June 21, 2015

Best Type of Vegetable Garden Bed? No Dig, Lasagna or Hugel

This year I have planted vegetables in three different types of garden beds.  Two gardens are new to my homestead.  Even though we're only a month into the growing season there is a definite difference between the gardens in terms of plant growth and plant healthiness.

First Garden Method: Rototill then no till

My first garden bed I made last year, so this is it's second season.  This bed performed very well for me last year.

Construction/Maintenance

To make the garden we rented a rototiller and tilled up a big rectangle of sod.  The location was chosen only because it was the only spot in the backyard that was flat, ie. not on the septic bed.  I had bought one of those little soil testing kits and ended up mixing in some bone meal.  We add a few bags of topsoil and bags of compost.  It took forever to clear out the clumps of sod.



The girls have  found there way into the garden.
This year, I've learnt a little more about sustainable gardening and I did no rototilling in order to not disturb the worm pathways and to save renting a rototiller.  I layed down some hay to make pathways to walk on and I spot weeded the whole garden.  I only dug into the soil where I planted seedlings.  I also built a twig fence around the garden but still haven't finished one side.

Results after 1 month of growing:

Plants in general are small, there was a fair bit of frost damage a few weeks ago, but bean seedlings are growing fast, the artichoke is huge, the potatoes look big and leafy. Some tiny critters nibbled my pea sprouts down to the ground and something loves my brocolli leaves.  I put up some foil plates that blow around in the wind and that seems to be keeping the critters away for now.


Second Garden: Lasagna style

Raised Bed with Cedar LogsI had to get creative on where to put more garden beds as I had no more flat land in the backyard.  So I put in a second garden in the front yard.

Construction/Maintenance
I really wanted to avoid rototilling, so I made this bed by laying down sheets of cardboard directly over top of the sod and about 3 square bales of hay over top, all spread out.

Then I scattered about three bags of premium topsoil.  I planted directly into the topsoil and hay.  Then I laid some cedar logs to edge the garden.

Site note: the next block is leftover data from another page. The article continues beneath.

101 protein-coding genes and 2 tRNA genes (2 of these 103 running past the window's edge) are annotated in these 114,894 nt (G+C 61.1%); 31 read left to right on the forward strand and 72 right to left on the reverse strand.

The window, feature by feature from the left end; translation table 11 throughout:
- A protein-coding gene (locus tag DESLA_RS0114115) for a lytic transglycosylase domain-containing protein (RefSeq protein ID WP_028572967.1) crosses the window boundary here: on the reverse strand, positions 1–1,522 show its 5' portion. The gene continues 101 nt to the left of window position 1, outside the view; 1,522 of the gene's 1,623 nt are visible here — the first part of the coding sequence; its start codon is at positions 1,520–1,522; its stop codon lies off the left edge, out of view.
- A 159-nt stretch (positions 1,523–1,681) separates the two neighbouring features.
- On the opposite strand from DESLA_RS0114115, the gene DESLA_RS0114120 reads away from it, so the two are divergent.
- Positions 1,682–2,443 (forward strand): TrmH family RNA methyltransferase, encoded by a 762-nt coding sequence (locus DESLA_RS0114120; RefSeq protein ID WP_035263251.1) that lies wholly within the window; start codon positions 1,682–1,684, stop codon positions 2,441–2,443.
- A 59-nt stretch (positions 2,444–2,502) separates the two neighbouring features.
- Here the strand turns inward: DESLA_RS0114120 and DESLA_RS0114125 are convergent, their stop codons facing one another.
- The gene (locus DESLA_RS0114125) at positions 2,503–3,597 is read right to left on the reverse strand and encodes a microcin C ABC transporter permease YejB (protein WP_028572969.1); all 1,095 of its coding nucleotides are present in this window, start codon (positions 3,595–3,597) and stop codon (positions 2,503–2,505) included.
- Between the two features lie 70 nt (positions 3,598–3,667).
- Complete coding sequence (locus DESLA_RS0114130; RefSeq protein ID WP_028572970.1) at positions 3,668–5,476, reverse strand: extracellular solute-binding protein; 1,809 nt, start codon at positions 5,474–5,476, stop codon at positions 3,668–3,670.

This garden was drying out quickly each day, so I mowed some lawn and put grass clippings in between the rows of sprouts.  That helped a lot with keeping the moisture level up.

Results after 1 month of growing:

All the seeds sprouted nicely in this garden. There is also less critter damage.  The brocolli is growing very nicely.  But in general the beets, kale, herbs and peppers seem quite small still.  I've recently done a lot of thinning of the beets, lettuce and kale, I'm hoping that will get them growing faster.

Third garden: Raised bed with wood fill

Hugel Garden Bed
The third garden, I made close to the septic tank.  Now wait, it's not bad because I made a raised garden and I lined the bottom with thick black plastic.

Construction/Maintenance 

I used cedar logs and four T bars to make the garden walls.  I first filled the garden with as much rotting wood as I could find, very old firewood, wood chips from rotting fallen trees.
I put in lots of old branches and I dumped in some soil I had in four planing barrels, grass clippings  and some compost from the chickens (that had overwintered) and a few bags of topsoil.  I didn't quite fill the garden but it was all the material I had.

One challenge with this garden was the chickens constantly hopping in.  So I put up all these short twigs all around and that stopped the chickens quite nicely.  But then a young chipmunk has moved in.  He's eaten every single strawberry and all our blueberries.

Results after 1 month of growing:

The tomatoes are huge!

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